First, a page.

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John Frankenheimer guns for the plot holes in "Reindeer Games"

By Ray Pride

FEBRUARY 28, 2000:  Drop a dead Santa to the snow in a pool of his own blood, attention will be paid.

While written by 28-year-old Ehren Kruger ("Arlington Road," "Scream 3"), the movie is John Frankenheimer's. The 70-year-old director's 35th major feature, "Reindeer Games" sounds like a little boy's version of a 1950s Phil Karlson robbery caper like "Five Against the House." But it's Frankenheimer's remarkable camerawork and cutting that elevates this often absurd, twist-riddled heist caper. (It's a long road from live television to Miramax's Dimension Films.) What would have easily been a genre bungle in lesser hands is, instead, a steely, nasty, twisty thing under the firm guidance of the fifty-year veteran (whose last feature was the extravagant existential posturing of "Ronin").

It's even easy to take Ben Affleck as the ex-con who makes the mistake of taking on a dead cellmate's identity for a weekend of hot sex with Charlize Theron. Affleck's latte-and-cookies presence telegraphs the naiveté of a character who's an ex-con yet still can get shilled into the robbery of an Indian-run casino.

The many turns and reversals at times threaten to make the story unhinged, if not delirious, but the robust Frankenheimer says firmly, "The subtext was so important. You can't really write about this stuff without tipping the movie, but we had to be sure what everybody knew in every scene and never allow yourself to be dishonest with the audience. Everything had to make sense in the end. I hope we anticipated and answered any questions anyone might have."

Is it a commentary on action thrillers, a put-on? "I didn't try to send anything up because I'm not good at that. But I do think that there is some humor in this movie. To me, it's not an action movie. I would describe it as a character-driven thriller. That's what I set out to make. 'Ronin' had so much more action in it that this. This is..." He thinks for a second, his eyes light up. "A suspense thriller. That's what it is."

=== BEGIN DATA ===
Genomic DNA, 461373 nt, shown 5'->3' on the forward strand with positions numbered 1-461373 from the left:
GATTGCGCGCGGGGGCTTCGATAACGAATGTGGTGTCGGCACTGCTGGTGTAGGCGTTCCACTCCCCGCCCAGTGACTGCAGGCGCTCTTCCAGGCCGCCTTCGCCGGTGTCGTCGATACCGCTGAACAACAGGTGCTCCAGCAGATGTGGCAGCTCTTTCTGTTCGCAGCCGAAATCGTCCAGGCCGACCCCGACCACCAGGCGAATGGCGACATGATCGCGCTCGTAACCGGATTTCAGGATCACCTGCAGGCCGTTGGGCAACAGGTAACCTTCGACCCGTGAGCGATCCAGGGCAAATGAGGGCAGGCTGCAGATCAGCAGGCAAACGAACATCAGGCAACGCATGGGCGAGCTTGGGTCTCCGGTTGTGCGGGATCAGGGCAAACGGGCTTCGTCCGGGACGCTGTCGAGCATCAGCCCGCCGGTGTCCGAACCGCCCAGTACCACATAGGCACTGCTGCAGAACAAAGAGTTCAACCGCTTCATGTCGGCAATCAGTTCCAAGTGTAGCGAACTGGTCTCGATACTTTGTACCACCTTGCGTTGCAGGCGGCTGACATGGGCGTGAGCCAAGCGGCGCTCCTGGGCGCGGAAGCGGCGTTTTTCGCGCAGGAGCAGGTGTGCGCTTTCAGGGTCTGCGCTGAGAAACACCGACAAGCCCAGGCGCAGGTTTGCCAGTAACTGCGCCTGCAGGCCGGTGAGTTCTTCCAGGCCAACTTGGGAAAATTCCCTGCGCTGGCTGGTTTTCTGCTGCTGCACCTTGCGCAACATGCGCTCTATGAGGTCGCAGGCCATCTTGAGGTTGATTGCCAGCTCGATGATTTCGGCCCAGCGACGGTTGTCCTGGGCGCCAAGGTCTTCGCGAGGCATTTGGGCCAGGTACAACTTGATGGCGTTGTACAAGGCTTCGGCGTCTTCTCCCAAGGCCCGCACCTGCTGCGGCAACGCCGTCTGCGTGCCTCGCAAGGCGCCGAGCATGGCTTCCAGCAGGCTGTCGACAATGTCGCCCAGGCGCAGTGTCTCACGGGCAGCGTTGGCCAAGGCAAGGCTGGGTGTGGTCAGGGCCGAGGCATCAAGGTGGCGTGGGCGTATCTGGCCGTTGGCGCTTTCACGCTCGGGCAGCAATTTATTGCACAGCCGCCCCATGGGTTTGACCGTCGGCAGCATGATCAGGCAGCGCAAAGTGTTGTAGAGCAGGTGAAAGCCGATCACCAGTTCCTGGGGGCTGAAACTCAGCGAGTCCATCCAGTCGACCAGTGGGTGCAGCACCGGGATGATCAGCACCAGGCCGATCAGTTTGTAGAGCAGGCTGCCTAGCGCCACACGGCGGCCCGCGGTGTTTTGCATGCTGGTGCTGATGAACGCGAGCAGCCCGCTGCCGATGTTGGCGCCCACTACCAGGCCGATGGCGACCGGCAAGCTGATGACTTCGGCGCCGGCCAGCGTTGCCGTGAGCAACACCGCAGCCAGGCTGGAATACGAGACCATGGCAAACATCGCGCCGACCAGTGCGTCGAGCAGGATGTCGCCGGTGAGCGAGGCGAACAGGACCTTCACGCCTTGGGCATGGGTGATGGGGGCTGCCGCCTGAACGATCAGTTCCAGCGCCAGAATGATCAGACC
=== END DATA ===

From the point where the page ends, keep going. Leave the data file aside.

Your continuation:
Frankenheimer's exquisitely composed shots, lit in a desaturated, almost black-and-white range of colors, suggest that like the kind of person who would read a film script and see it play out in images as the words spill past. "My best movies, it's kind of like before I even start them, I can roughly seem them projected on this screen in my mind. Not shot for shot, but kind of a general idea of it. This was one of those movies. This is a medium of images. As you're reading certain scenes, even for the first time, certain images do -- at least to me -- come to mind. I try and plan a great deal before I get to the set. I pretty well know after rehearsal and working with my storyboard artist what this movie is going to look like. We pre-block a lot of scenes in rehearsal and I have a pretty darn good idea of how I'm going to photograph those."

While more about character than "Ronin," there are still remarkable images of his actors being flung across the wide screen here. Does he have a theory as to why violence is so much fun to watch? "I think the nature of the human being is to be challenged, to be pushed to the limits. I think that sometimes it's better to look at this vicariously than to have to do it! You'll get more satisfaction watching someone else do it, going back to the gladiators, when you could watch and not fight the lions yourself. And it truly works when you're connected to the character, emotionally invested. In 'Ronin,' you care about who's in the car. Then, when you're directing, you have to make that as realistic as you can."

Is there any kind of daily fear left after fifty years? "Well, Stanley Kubrick said it best, he said the hardest thing in the world in the morning is to get out of the car. What you say to the crew to get it going. I don't have that feeling of panic I had when I was younger. I know, quite honestly, that no matter how bad the situation is, or what kind of problem there is, I'm going to find a way to get out of it. It may not be perfect, but we're gonna get out. We're gonna come to the end of it. That doesn't make me overconfident, but it does take away a lot of the fear factor. There's anxiety, there's apprehension about whether it's being done the right way. There are hundreds of decisions a director has to make every day and it takes a kind of self-confidence to be able to make those decisions and to make them with some kind of equanimity. It's still difficult." With three pictures left on his Miramax contract, he adds, "I hope it always will be."

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